3

I wrote a tkinter application that had widgets displayed on two frames, similar to this example, which successfully runs.

from tkinter import *
from tkinter import ttk

root = Tk()
root.title("Example")

notebook = ttk.Notebook(root)
frame1 = ttk.Frame(notebook)
frame2 = ttk.Frame(notebook)
notebook.add(frame1, text="Frame One")
notebook.add(frame2, text="Frame Two")
notebook.pack()

#(The labels are examples, but the rest of the code is identical in structure). 

labelA = ttk.Label(frame1, text = "This is on Frame One")
labelA.grid(column=1, row=1)

labelB = ttk.Label(frame2, text = "This is on Frame Two")
labelB.grid(column=1, row=1)

root.mainloop()

I decided that I should try to restructure the program to use a class (which I'm admittedly not very familiar with). However, I'm unsure what I should do to allow the widgets to appear on different frames (everything else works okay). For instance, the following produces a "TypeError: init() takes from 1 to 2 positional arguments but 3 were given." So presumably I'd need to initialise with an extra argument, but I'm not sure how the notebook would be worked into that, or if that's even the approach I should be taking. (The program will run if the "frame1" and "frame2" arguments are removed from the labels, it will, however, display the same thing on both frames).

from tkinter import *
from tkinter import ttk

class MainApplication(ttk.Frame):
    def __init__(self, parent):
        ttk.Frame.__init__(self, parent)

        self.labelA = ttk.Label(self, frame1, text = "This is on Frame One")
        self.labelA.grid(column=1, row=1)

        self.labelB = ttk.Label(self, frame2, text = "This is on Frame Two")
        self.labelB.grid(column=1, row=1)

root = Tk()
root.title("Example")
notebook = ttk.Notebook(root)
frame1 = ttk.Frame(notebook)
frame2 = ttk.Frame(notebook)
notebook.add(frame1, text="Frame One")
notebook.add(frame2, text="Frame Two")
notebook.pack()
MainApplication(root).pack()
root.mainloop()

I'm interested in a solution, but I'm also interested in learning what the class is doing differently compared to the standalone widgets.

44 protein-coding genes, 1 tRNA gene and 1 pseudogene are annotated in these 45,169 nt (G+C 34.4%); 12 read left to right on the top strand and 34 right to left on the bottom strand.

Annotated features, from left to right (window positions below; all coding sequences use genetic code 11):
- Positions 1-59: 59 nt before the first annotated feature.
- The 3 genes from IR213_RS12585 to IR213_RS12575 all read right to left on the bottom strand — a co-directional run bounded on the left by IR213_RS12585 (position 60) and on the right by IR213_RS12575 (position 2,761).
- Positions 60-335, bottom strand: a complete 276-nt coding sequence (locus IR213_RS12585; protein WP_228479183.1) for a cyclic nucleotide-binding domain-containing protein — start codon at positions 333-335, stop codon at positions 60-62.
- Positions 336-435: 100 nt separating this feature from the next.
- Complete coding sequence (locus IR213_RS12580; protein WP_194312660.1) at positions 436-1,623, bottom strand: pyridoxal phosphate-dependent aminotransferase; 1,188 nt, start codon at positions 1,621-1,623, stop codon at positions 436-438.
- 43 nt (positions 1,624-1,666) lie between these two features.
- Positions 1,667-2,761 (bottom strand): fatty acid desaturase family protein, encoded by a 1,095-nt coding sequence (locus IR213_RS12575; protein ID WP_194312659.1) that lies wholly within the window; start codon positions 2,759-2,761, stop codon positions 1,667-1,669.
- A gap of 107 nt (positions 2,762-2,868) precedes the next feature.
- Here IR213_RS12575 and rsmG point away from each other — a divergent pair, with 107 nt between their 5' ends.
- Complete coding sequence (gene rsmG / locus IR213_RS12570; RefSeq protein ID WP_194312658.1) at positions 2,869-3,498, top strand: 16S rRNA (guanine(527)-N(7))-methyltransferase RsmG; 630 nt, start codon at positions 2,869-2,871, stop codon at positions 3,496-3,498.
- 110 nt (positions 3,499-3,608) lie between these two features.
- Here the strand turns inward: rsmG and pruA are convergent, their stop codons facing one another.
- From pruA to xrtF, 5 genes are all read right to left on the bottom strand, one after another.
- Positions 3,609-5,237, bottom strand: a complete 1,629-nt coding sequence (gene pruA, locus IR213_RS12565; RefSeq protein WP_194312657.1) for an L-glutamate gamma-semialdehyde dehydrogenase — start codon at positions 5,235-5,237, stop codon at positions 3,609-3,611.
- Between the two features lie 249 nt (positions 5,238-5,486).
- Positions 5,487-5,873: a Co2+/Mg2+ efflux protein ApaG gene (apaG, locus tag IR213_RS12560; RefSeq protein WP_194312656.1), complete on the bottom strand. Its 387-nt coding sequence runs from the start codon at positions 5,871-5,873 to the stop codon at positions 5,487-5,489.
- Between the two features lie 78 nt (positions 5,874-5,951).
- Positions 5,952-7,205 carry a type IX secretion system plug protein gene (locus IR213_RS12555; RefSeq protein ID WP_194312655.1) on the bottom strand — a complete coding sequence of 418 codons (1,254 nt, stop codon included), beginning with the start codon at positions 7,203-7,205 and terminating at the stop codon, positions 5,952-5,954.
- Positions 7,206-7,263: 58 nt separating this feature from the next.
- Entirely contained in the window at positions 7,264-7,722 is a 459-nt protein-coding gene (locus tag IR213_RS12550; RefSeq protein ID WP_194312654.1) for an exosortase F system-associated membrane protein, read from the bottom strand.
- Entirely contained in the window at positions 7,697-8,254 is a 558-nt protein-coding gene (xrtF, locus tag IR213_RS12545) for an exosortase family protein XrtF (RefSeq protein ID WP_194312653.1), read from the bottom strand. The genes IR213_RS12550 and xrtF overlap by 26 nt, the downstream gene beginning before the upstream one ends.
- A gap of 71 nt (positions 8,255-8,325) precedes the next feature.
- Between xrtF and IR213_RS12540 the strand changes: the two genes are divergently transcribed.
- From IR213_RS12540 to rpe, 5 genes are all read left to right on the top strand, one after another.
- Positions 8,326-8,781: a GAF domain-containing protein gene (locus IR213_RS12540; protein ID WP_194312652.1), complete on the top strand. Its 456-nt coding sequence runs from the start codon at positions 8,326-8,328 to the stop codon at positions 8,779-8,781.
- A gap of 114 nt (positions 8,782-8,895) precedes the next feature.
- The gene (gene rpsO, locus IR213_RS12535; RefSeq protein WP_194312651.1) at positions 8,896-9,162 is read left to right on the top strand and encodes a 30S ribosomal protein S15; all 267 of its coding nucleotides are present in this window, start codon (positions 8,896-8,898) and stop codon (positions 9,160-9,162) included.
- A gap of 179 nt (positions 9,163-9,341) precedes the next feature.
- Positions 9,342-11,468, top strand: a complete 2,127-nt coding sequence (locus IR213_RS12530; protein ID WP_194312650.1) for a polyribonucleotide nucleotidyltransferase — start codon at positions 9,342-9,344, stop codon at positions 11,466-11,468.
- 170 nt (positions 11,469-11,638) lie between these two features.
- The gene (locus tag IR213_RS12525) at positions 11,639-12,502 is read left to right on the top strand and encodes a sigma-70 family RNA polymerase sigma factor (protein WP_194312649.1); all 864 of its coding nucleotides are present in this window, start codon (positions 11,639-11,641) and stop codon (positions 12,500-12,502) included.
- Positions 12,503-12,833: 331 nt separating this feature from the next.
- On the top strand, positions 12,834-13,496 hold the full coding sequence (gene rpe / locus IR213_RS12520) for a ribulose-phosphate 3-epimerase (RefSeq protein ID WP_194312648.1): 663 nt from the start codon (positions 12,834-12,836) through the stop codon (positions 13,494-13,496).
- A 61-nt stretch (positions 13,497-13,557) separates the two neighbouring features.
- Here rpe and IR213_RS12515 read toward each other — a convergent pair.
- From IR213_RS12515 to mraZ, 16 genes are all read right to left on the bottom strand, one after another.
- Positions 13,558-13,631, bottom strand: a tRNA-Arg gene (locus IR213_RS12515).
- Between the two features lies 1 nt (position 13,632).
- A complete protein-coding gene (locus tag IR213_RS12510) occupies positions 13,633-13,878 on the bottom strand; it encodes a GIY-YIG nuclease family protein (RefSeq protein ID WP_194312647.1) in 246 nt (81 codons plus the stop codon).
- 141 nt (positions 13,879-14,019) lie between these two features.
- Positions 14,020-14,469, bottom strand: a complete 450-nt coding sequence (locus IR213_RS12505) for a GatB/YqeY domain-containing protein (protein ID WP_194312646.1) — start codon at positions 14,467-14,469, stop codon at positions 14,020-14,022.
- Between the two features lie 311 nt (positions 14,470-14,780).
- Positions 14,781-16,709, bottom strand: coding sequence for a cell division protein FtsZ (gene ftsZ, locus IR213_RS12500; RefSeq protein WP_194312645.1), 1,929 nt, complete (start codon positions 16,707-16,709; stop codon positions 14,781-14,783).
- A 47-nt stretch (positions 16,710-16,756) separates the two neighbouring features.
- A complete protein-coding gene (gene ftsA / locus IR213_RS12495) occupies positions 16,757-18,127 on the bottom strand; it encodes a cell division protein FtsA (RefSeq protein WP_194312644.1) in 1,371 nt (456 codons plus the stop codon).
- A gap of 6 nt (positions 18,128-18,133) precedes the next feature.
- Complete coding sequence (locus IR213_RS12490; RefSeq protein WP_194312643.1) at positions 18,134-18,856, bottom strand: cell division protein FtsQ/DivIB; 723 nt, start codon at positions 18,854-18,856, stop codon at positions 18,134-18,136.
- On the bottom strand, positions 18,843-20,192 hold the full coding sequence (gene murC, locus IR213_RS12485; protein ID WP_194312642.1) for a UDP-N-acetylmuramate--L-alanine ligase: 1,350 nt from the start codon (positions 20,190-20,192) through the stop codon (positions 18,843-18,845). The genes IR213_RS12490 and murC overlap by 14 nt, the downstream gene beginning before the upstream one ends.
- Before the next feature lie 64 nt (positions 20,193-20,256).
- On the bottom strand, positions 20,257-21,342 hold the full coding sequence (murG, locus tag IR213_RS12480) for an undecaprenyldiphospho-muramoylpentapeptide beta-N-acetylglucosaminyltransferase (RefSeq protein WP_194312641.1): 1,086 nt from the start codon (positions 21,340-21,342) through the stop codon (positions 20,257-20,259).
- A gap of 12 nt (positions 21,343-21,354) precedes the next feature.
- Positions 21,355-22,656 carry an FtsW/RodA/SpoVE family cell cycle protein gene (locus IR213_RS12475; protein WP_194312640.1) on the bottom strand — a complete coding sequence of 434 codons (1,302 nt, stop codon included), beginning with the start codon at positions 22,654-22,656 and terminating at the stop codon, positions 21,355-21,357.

4
  • Please provide a minimal reproducible example. Showing blocks of code out of context isn't very useful. Jun 25, 2017 at 11:58
  • @Bryan Oakley modified Jun 25, 2017 at 23:54
  • I just watched a youtube video which I think describes exactly what your looking for. Here is a link to the series link I think it is covered in the first couple videos. this guy creates a class which will essentially create multiple tabs for your multiple windows.
    – Joe
    Jun 27, 2017 at 15:20
  • @Joe That seems like it'd work, although it's relatively convoluted and doesn't use a notebook. Surely there should be a simple way to convert my first example into a class. Jun 29, 2017 at 22:47

3 Answers 3

6

This would be one way to generalize the application as a class. You want to eliminate the repeated code.

from tkinter import *
from tkinter import ttk

class Notebook:

    def __init__(self,title):
        self.root = Tk()
        self.root.title(title)
        self.notebook = ttk.Notebook(self.root)

    def add_tab(self,title,text):
        frame = ttk.Frame(self.notebook)
        self.notebook.add(frame,text=title)
        label = ttk.Label(frame,text=text)
        label.grid(column=1,row=1)
        self.notebook.pack()

    def run(self):
        self.root.mainloop()

nb = Notebook('Example')
nb.add_tab('Frame One','This is on Frame One')